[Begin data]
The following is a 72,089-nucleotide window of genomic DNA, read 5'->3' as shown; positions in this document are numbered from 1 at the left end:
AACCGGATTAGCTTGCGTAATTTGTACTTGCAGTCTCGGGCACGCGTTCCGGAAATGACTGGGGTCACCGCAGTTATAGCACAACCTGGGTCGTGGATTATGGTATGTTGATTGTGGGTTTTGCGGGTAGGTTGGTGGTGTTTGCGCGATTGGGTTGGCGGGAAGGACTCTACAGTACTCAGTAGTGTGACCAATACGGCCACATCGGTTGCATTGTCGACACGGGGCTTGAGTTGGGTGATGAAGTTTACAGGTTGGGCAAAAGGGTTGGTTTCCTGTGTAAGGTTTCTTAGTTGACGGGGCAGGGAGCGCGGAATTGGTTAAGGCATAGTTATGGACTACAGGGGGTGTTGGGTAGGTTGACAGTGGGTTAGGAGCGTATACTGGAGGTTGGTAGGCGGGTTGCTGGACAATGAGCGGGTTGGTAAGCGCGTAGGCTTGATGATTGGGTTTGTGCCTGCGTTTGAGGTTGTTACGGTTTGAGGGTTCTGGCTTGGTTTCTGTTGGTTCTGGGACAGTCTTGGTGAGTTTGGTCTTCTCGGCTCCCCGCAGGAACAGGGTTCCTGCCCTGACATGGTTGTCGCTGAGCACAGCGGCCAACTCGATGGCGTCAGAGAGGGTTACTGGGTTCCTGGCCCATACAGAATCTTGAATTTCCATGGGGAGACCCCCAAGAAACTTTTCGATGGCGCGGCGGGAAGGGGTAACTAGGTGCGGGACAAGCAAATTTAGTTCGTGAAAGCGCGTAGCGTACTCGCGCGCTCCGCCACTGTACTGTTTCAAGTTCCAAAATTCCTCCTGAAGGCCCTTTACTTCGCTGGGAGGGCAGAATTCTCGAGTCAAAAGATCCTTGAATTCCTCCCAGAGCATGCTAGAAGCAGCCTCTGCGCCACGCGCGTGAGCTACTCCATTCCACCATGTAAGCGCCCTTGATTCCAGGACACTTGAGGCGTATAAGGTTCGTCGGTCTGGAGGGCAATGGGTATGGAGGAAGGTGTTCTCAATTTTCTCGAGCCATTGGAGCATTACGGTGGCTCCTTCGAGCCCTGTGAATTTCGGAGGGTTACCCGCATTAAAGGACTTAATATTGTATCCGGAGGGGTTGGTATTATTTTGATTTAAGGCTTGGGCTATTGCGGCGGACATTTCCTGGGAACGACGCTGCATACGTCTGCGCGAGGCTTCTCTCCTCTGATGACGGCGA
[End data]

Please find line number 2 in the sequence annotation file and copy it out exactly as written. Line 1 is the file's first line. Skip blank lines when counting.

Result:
AACCGGATTAGCTTGCGTAATTTGTACTTGCAGTCTCGGGCACGCGTTCCGGAAATGACTGGGGTCACCGCAGTTATAGCACAACCTGGGTCGTGGATTATGGTATGTTGATTGTGGGTTTTGCGGGTAGGTTGGTGGTGTTTGCGCGATTGGGTTGGCGGGAAGGACTCTACAGTACTCAGTAGTGTGACCAATACGGCCACATCGGTTGCATTGTCGACACGGGGCTTGAGTTGGGTGATGAAGTTTACAGGTTGGGCAAAAGGGTTGGTTTCCTGTGTAAGGTTTCTTAGTTGACGGGGCAGGGAGCGCGGAATTGGTTAAGGCATAGTTATGGACTACAGGGGGTGTTGGGTAGGTTGACAGTGGGTTAGGAGCGTATACTGGAGGTTGGTAGGCGGGTTGCTGGACAATGAGCGGGTTGGTAAGCGCGTAGGCTTGATGATTGGGTTTGTGCCTGCGTTTGAGGTTGTTACGGTTTGAGGGTTCTGGCTTGGTTTCTGTTGGTTCTGGGACAGTCTTGGTGAGTTTGGTCTTCTCGGCTCCCCGCAGGAACAGGGTTCCTGCCCTGACATGGTTGTCGCTGAGCACAGCGGCCAACTCGATGGCGTCAGAGAGGGTTACTGGGTTCCTGGCCCATACAGAATCTTGAATTTCCATGGGGAGACCCCCAAGAAACTTTTCGATGGCGCGGCGGGAAGGGGTAACTAGGTGCGGGACAAGCAAATTTAGTTCGTGAAAGCGCGTAGCGTACTCGCGCGCTCCGCCACTGTACTGTTTCAAGTTCCAAAATTCCTCCTGAAGGCCCTTTACTTCGCTGGGAGGGCAGAATTCTCGAGTCAAAAGATCCTTGAATTCCTCCCAGAGCATGCTAGAAGCAGCCTCTGCGCCACGCGCGTGAGCTACTCCATTCCACCATGTAAGCGCCCTTGATTCCAGGACACTTGAGGCGTATAAGGTTCGTCGGTCTGGAGGGCAATGGGTATGGAGGAAGGTGTTCTCAATTTTCTCGAGCCATTGGAGCATTACGGTGGCTCCTTCGAGCCCTGTGAATTTCGGAGGGTTACCCGCATTAAAGGACTTAATATTGTATCCGGAGGGGTTGGTATTATTTTGATTTAAGGCTTGGGCTATTGCGGCGGACATTTCCTGGGAACGACGCTGCATACGTCTGCGCGAGGCTTCTCTCCTCTGATGACGGCGA